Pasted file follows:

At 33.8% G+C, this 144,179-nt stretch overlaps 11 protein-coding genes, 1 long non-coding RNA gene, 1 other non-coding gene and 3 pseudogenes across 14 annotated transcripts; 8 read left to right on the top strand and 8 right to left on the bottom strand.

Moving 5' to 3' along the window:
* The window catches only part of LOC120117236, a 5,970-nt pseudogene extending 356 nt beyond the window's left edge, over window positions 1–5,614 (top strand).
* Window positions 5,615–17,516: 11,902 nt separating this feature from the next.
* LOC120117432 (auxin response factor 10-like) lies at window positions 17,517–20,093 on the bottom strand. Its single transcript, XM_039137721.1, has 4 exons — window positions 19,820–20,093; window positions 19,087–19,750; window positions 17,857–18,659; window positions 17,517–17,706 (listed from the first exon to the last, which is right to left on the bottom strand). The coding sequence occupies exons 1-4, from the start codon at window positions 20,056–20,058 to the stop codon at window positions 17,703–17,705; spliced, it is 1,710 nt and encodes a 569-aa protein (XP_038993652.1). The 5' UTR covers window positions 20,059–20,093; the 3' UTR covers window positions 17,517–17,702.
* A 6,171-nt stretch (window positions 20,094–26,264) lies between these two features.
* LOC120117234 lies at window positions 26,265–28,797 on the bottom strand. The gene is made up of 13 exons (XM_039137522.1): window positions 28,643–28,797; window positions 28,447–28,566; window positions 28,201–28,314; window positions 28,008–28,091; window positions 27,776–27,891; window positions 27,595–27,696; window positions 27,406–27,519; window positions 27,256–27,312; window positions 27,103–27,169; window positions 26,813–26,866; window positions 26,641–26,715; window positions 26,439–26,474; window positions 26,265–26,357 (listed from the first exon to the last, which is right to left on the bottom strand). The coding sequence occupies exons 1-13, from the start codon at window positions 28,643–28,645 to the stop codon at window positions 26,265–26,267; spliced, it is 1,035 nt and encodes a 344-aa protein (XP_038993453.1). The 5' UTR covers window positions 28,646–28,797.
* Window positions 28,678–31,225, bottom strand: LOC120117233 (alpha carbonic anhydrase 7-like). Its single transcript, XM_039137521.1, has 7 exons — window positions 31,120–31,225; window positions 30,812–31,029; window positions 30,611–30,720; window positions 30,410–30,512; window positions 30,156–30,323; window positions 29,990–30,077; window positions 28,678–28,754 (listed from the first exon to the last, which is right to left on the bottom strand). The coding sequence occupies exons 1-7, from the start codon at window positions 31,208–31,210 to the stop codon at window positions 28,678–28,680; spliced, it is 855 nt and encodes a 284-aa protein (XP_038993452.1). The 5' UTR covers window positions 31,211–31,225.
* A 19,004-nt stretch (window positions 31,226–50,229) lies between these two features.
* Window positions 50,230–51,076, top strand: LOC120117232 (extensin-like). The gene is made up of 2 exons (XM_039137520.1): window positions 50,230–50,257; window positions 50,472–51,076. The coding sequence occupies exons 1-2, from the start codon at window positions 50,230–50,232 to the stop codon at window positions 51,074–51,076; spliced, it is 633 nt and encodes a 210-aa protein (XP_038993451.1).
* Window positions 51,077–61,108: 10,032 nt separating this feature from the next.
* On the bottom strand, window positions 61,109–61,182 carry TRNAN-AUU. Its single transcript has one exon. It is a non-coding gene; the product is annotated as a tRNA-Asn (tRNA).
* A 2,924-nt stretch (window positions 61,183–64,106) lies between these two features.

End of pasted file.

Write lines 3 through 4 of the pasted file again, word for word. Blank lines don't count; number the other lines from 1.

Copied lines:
* The window catches only part of LOC120117236, a 5,970-nt pseudogene extending 356 nt beyond the window's left edge, over window positions 1–5,614 (top strand).
* Window positions 5,615–17,516: 11,902 nt separating this feature from the next.